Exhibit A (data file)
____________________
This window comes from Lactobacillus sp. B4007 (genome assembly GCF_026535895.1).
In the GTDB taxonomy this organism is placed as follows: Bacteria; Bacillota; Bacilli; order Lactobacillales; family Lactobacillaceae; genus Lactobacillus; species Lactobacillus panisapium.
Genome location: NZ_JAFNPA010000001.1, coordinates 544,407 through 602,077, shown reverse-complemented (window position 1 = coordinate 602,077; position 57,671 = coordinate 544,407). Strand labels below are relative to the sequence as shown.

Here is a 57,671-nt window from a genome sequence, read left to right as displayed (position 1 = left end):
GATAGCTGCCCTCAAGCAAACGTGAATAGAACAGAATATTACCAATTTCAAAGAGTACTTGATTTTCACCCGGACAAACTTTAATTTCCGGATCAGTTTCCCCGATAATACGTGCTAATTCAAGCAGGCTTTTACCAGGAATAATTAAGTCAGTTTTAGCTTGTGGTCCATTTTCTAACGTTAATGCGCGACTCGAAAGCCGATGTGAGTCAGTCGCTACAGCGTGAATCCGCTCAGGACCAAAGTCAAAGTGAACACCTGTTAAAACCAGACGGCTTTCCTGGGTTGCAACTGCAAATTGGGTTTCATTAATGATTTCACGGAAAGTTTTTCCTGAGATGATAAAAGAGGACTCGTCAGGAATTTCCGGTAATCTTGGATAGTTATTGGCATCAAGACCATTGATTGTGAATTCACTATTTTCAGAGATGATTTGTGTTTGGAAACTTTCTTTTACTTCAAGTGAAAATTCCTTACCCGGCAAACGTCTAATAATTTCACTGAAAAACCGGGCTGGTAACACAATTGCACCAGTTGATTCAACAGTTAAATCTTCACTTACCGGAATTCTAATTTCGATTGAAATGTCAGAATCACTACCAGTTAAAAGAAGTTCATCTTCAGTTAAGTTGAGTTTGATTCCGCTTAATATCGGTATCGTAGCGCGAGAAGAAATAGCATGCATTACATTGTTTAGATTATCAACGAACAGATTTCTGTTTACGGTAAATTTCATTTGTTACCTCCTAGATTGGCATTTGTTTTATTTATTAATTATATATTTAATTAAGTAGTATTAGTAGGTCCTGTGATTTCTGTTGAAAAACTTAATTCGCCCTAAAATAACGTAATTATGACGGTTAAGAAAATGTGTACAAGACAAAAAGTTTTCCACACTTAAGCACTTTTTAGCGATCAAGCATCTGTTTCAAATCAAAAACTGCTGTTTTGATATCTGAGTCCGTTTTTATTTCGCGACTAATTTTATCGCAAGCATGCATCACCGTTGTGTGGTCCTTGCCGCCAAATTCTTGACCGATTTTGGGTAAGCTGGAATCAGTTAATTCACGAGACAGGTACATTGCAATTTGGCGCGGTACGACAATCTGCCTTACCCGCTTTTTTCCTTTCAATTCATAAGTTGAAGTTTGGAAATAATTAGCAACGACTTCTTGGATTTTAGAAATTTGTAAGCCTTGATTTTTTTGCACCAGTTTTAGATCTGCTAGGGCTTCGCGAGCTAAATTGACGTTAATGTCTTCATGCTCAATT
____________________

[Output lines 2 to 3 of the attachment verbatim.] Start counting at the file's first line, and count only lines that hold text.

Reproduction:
In the GTDB taxonomy this organism is placed as follows: Bacteria; Bacillota; Bacilli; order Lactobacillales; family Lactobacillaceae; genus Lactobacillus; species Lactobacillus panisapium.
Genome location: NZ_JAFNPA010000001.1, coordinates 544,407 through 602,077, shown reverse-complemented (window position 1 = coordinate 602,077; position 57,671 = coordinate 544,407). Strand labels below are relative to the sequence as shown.